I grew up as the older child of two immigrants from rural China. To onlookers, they are simple, private people. They left behind all the family they had on the other side of the world, and they had two children from whom was expected deep commitment to and respect for family. What they lacked in family they recreated in friendships with other Chinese immigrants. And while my spirit was boisterous, and while our relationship has never been simple, I still yearn beyond practicality to earn their love.
And so the realization that I wasn’t straight was naturally terrifying, as it is to most children uncertain of the conditions of their parents’ affection. But it was also compounded by a fear that I was irreparably damaging the fabric of a family that had given everything to me. By failing to conform to their blueprint, I had not upheld my side of the bargain. I had abandoned them in a community where they had no family and in a nation where they had no home.
What followed this first coming-out was a period of awkwardness, pain, and misunderstanding. My mother was especially desperate. She went through each stage of grief for the death of the dream of a daughter. But, frugal immigrant that she is, she stayed longest in the stage of bargaining. “Promise me just one thing,” she implored. “Promise me that you won’t ever love a girl.”
I wish I could remember if I made that promise. I probably did. Anything to stop the bleeding of my mother’s spirit, although the wounds festered beneath the surface. I was no physician, and I had no physician for myself. After a short-lived relationship with a high school crush, I made great efforts to feign heterosexuality.
Back to the Closet
I feigned even harder when I became a Christian. Like the beautiful but imperfect heritage from which I come, my conservative Christian surroundings made little room for the totality of the person I was and the person I was hiding. Although I was certain of the love of God, I interpreted that love through a community that loved with limitations.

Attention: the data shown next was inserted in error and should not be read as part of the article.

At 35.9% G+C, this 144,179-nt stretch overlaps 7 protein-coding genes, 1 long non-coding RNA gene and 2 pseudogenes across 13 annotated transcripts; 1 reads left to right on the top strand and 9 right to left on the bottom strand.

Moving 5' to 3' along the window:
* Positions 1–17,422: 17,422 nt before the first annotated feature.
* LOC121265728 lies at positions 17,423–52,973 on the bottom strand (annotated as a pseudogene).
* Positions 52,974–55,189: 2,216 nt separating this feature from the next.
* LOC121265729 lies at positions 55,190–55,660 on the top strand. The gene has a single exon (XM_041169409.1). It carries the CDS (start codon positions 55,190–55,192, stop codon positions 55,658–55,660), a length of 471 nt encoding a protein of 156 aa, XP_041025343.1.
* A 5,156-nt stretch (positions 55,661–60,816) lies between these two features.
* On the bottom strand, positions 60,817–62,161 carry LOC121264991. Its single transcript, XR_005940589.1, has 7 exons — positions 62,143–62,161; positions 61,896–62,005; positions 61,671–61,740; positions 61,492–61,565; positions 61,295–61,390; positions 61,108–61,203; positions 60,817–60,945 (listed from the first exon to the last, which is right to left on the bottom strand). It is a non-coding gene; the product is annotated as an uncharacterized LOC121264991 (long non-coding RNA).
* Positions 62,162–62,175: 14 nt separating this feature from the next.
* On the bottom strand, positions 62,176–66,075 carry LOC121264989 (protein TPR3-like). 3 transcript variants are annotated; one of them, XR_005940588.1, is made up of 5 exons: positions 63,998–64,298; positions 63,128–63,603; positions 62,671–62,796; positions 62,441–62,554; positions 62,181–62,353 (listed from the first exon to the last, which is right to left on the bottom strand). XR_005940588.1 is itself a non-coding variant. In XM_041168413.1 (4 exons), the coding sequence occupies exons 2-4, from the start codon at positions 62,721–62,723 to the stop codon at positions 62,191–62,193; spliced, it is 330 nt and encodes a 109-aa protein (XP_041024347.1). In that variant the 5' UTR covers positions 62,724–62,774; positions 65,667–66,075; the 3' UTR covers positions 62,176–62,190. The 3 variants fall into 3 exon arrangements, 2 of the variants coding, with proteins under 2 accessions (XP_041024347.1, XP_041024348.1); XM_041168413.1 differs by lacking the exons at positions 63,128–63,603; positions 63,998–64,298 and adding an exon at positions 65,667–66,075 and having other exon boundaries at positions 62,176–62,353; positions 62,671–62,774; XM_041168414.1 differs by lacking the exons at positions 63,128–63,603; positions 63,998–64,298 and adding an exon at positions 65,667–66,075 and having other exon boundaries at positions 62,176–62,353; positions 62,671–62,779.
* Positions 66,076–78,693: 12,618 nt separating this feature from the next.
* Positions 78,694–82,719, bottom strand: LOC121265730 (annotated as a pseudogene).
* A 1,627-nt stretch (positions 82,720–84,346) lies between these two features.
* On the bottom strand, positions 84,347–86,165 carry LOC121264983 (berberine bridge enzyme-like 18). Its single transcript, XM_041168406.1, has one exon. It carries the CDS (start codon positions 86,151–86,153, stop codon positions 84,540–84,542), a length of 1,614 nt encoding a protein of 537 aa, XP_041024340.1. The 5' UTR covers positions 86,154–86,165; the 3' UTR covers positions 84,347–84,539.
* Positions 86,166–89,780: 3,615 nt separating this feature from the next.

The closet to which I returned as a Christian college student was a semisweet place. I’d been there before, and I believed I could survive there. During that time, I did encounter God. And I did learn what I was made to be in light of who God is.
Along Came Zora
But the Spirit knocks, and love can blow through an open door like that half-warm breeze before a thunderstorm. And when I fell in love with Zora, the wind threw boxes from shelves and opened closet doors.
As Zora and I progressed through our period of discernment, my heart was buoyed by the Spirit but heavy with the knowledge that I would soon have to rip the wool from my parents’ eyes. Over ten years, my mother had regrown her trust in the dream of a daughter, and I would have to kill this dream again if I was going to be honest.
We returned to the bad place we had left unsettled. Through my feigning, I had convinced my mother that I was straight, and now I had to clear away that illusion and come out to her a second time. We knew how to hurt one another in ways that no one else could.
I told my mother that I was still queer. She reacted like she did ten years ago, but this time, her hurt was colored with resentment. The hardest thing to hear was her ultimatum. If I “chose” to be a queer woman, she said, I was also choosing to break apart our family – our small family already untethered from a lineage and history it left a world away; our small family where my parents still speak at home in Chinese – and I still reply mostly in English; our small family in which my parents poured all that they had, all that they could.